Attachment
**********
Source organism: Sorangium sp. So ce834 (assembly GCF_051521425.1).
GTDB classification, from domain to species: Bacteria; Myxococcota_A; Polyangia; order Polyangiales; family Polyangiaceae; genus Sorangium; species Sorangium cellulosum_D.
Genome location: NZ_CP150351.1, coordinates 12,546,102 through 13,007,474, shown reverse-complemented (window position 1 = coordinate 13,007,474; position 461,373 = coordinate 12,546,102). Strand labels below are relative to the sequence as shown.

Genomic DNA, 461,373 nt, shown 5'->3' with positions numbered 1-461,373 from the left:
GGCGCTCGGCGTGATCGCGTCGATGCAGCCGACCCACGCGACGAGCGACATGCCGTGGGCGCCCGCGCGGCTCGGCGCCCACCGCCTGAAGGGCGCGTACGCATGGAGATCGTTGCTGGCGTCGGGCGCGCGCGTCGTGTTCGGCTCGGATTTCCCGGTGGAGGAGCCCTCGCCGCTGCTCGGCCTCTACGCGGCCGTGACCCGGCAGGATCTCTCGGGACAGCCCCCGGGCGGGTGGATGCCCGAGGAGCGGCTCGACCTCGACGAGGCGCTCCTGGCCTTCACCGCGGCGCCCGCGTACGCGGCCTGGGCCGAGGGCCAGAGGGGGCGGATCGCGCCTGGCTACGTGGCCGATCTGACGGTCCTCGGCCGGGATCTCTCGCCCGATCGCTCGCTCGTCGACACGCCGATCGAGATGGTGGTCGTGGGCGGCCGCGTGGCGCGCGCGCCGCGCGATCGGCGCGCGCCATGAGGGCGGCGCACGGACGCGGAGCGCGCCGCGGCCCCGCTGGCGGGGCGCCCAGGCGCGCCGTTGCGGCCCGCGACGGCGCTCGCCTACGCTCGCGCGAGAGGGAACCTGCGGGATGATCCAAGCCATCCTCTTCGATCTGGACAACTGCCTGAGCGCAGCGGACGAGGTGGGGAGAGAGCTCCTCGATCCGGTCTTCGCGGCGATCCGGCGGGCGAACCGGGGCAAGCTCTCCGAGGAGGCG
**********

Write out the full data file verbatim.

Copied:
Source organism: Sorangium sp. So ce834 (assembly GCF_051521425.1).
GTDB classification, from domain to species: Bacteria; Myxococcota_A; Polyangia; order Polyangiales; family Polyangiaceae; genus Sorangium; species Sorangium cellulosum_D.
Genome location: NZ_CP150351.1, coordinates 12,546,102 through 13,007,474, shown reverse-complemented (window position 1 = coordinate 13,007,474; position 461,373 = coordinate 12,546,102). Strand labels below are relative to the sequence as shown.

Genomic DNA, 461,373 nt, shown 5'->3' with positions numbered 1-461,373 from the left:
GGCGCTCGGCGTGATCGCGTCGATGCAGCCGACCCACGCGACGAGCGACATGCCGTGGGCGCCCGCGCGGCTCGGCGCCCACCGCCTGAAGGGCGCGTACGCATGGAGATCGTTGCTGGCGTCGGGCGCGCGCGTCGTGTTCGGCTCGGATTTCCCGGTGGAGGAGCCCTCGCCGCTGCTCGGCCTCTACGCGGCCGTGACCCGGCAGGATCTCTCGGGACAGCCCCCGGGCGGGTGGATGCCCGAGGAGCGGCTCGACCTCGACGAGGCGCTCCTGGCCTTCACCGCGGCGCCCGCGTACGCGGCCTGGGCCGAGGGCCAGAGGGGGCGGATCGCGCCTGGCTACGTGGCCGATCTGACGGTCCTCGGCCGGGATCTCTCGCCCGATCGCTCGCTCGTCGACACGCCGATCGAGATGGTGGTCGTGGGCGGCCGCGTGGCGCGCGCGCCGCGCGATCGGCGCGCGCCATGAGGGCGGCGCACGGACGCGGAGCGCGCCGCGGCCCCGCTGGCGGGGCGCCCAGGCGCGCCGTTGCGGCCCGCGACGGCGCTCGCCTACGCTCGCGCGAGAGGGAACCTGCGGGATGATCCAAGCCATCCTCTTCGATCTGGACAACTGCCTGAGCGCAGCGGACGAGGTGGGGAGAGAGCTCCTCGATCCGGTCTTCGCGGCGATCCGGCGGGCGAACCGGGGCAAGCTCTCCGAGGAGGCG